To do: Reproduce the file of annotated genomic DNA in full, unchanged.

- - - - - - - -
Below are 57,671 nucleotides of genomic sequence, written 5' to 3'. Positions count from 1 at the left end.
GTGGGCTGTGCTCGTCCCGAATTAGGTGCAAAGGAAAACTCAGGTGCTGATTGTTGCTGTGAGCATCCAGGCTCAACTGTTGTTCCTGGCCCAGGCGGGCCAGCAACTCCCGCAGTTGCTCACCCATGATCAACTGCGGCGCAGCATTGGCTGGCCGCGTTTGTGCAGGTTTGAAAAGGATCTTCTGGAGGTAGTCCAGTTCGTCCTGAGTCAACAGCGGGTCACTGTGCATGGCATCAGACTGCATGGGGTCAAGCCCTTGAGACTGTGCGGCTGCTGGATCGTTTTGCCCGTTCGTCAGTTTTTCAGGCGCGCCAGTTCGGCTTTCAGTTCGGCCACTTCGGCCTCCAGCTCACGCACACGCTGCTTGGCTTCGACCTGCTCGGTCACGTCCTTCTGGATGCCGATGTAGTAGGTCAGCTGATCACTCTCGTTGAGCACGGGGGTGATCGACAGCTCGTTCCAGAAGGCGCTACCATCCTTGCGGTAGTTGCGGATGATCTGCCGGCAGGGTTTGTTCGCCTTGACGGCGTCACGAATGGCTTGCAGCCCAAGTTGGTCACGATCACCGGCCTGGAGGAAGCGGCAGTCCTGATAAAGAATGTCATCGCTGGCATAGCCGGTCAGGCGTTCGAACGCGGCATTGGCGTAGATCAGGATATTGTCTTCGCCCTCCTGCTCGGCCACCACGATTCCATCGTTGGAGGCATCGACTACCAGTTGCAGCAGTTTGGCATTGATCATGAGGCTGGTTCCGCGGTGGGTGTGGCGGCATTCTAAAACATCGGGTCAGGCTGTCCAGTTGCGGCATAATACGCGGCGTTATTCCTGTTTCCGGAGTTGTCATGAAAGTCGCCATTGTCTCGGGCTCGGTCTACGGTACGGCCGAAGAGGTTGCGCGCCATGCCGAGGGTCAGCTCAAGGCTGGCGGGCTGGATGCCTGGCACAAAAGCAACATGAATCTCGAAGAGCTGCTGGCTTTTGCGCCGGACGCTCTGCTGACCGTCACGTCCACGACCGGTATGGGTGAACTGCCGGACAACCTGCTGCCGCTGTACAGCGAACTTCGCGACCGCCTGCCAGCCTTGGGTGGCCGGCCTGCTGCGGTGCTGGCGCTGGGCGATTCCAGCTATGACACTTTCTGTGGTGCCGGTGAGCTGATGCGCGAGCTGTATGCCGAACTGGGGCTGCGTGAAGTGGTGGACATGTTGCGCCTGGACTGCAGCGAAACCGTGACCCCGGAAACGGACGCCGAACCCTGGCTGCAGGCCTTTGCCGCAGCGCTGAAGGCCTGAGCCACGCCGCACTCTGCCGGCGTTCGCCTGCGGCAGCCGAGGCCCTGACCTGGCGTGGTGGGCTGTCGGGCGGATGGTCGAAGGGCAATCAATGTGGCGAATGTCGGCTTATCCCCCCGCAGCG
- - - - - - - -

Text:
Below are 57,671 nucleotides of genomic sequence, written 5' to 3'. Positions count from 1 at the left end.
GTGGGCTGTGCTCGTCCCGAATTAGGTGCAAAGGAAAACTCAGGTGCTGATTGTTGCTGTGAGCATCCAGGCTCAACTGTTGTTCCTGGCCCAGGCGGGCCAGCAACTCCCGCAGTTGCTCACCCATGATCAACTGCGGCGCAGCATTGGCTGGCCGCGTTTGTGCAGGTTTGAAAAGGATCTTCTGGAGGTAGTCCAGTTCGTCCTGAGTCAACAGCGGGTCACTGTGCATGGCATCAGACTGCATGGGGTCAAGCCCTTGAGACTGTGCGGCTGCTGGATCGTTTTGCCCGTTCGTCAGTTTTTCAGGCGCGCCAGTTCGGCTTTCAGTTCGGCCACTTCGGCCTCCAGCTCACGCACACGCTGCTTGGCTTCGACCTGCTCGGTCACGTCCTTCTGGATGCCGATGTAGTAGGTCAGCTGATCACTCTCGTTGAGCACGGGGGTGATCGACAGCTCGTTCCAGAAGGCGCTACCATCCTTGCGGTAGTTGCGGATGATCTGCCGGCAGGGTTTGTTCGCCTTGACGGCGTCACGAATGGCTTGCAGCCCAAGTTGGTCACGATCACCGGCCTGGAGGAAGCGGCAGTCCTGATAAAGAATGTCATCGCTGGCATAGCCGGTCAGGCGTTCGAACGCGGCATTGGCGTAGATCAGGATATTGTCTTCGCCCTCCTGCTCGGCCACCACGATTCCATCGTTGGAGGCATCGACTACCAGTTGCAGCAGTTTGGCATTGATCATGAGGCTGGTTCCGCGGTGGGTGTGGCGGCATTCTAAAACATCGGGTCAGGCTGTCCAGTTGCGGCATAATACGCGGCGTTATTCCTGTTTCCGGAGTTGTCATGAAAGTCGCCATTGTCTCGGGCTCGGTCTACGGTACGGCCGAAGAGGTTGCGCGCCATGCCGAGGGTCAGCTCAAGGCTGGCGGGCTGGATGCCTGGCACAAAAGCAACATGAATCTCGAAGAGCTGCTGGCTTTTGCGCCGGACGCTCTGCTGACCGTCACGTCCACGACCGGTATGGGTGAACTGCCGGACAACCTGCTGCCGCTGTACAGCGAACTTCGCGACCGCCTGCCAGCCTTGGGTGGCCGGCCTGCTGCGGTGCTGGCGCTGGGCGATTCCAGCTATGACACTTTCTGTGGTGCCGGTGAGCTGATGCGCGAGCTGTATGCCGAACTGGGGCTGCGTGAAGTGGTGGACATGTTGCGCCTGGACTGCAGCGAAACCGTGACCCCGGAAACGGACGCCGAACCCTGGCTGCAGGCCTTTGCCGCAGCGCTGAAGGCCTGAGCCACGCCGCACTCTGCCGGCGTTCGCCTGCGGCAGCCGAGGCCCTGACCTGGCGTGGTGGGCTGTCGGGCGGATGGTCGAAGGGCAATCAATGTGGCGAATGTCGGCTTATCCCCCCGCAGCG